The Biden administration has worked to increase production once again by investing about $3 billion. Many experts noted that the effort is coming in a surge of Covid cases and said it would have been more helpful had it come before.
Nevertheless, production is growing. Abbott Labs, which produces the BinaxNOW at-home tests, announced that it would increase its production of 50 million test kits per month to 70 million in January.
Prices could continue to fluctuate, but many experts said they should begin to come down as more tests come onto the market. The Biden administration has also provided 50 million rapid test to community health centers and plans to distribute 500 million free tests beginning next month.
Later in the month, the White House is expected to release a rule that will allow people to be reimbursed through their health insurance plans if they buy at-home tests.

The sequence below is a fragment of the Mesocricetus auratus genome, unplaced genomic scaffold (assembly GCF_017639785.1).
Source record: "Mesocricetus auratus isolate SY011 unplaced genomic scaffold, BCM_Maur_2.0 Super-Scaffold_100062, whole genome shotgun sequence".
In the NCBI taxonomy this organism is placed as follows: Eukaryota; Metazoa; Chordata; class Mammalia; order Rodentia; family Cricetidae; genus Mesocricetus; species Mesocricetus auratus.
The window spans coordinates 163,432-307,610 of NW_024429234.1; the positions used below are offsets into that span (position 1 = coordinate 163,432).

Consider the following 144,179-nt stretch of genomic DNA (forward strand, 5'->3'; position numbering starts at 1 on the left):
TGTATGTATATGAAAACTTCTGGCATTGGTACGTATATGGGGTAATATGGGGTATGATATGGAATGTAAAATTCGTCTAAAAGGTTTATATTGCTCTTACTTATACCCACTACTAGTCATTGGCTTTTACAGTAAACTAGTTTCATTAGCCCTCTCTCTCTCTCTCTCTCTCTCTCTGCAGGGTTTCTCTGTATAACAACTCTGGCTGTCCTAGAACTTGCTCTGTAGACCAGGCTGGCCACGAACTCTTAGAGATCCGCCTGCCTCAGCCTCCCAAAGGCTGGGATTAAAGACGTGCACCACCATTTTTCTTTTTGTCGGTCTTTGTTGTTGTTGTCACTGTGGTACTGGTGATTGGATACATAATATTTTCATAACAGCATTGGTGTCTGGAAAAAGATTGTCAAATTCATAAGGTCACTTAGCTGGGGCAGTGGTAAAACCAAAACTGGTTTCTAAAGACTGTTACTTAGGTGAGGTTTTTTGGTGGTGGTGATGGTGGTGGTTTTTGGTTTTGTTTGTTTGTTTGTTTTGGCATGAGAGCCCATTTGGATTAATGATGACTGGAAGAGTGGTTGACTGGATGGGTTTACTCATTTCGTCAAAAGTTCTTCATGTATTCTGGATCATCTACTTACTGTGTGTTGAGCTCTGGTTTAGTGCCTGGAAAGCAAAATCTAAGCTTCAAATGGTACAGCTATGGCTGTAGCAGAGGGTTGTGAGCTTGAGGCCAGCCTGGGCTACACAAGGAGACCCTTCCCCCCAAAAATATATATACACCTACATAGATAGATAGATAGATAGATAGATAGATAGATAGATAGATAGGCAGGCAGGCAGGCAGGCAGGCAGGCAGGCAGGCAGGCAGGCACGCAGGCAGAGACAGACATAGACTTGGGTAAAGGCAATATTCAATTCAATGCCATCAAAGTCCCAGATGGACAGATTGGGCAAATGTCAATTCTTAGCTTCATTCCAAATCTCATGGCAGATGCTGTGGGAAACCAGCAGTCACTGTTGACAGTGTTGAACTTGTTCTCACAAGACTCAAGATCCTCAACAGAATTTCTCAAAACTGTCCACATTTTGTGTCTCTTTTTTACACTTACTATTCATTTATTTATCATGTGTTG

Specifics about the reimbursement model are still unclear, however, and some experts have criticized the effort, as the program still carries an upfront cost. Testing kits that provide one to two tests are $14 to $25 at most official retailers. The price can shoot much higher at unofficial sellers.
Andy Slavitt, a former senior adviser to President Joe Biden’s coronavirus response team, ran the Centers for Medicare and Medicaid Services during the Obama administration. He said there may be a way for the administration to structure the rule to limit people’s out-of-pocket expenses.
“Insurance companies are going to be required to reimburse them,” Slavitt said. “There may be a way that they can be done where people can pick them up without having to pay, but it all depends on how the administration structures its rules in January. We’ll have to wait and see.”
Less sensitive tests
Some concerning new wrinkles regarding antigen tests’ sensitivity are still being investigated, particularly as anecdotes about false negative results from rapid tests are on the rise.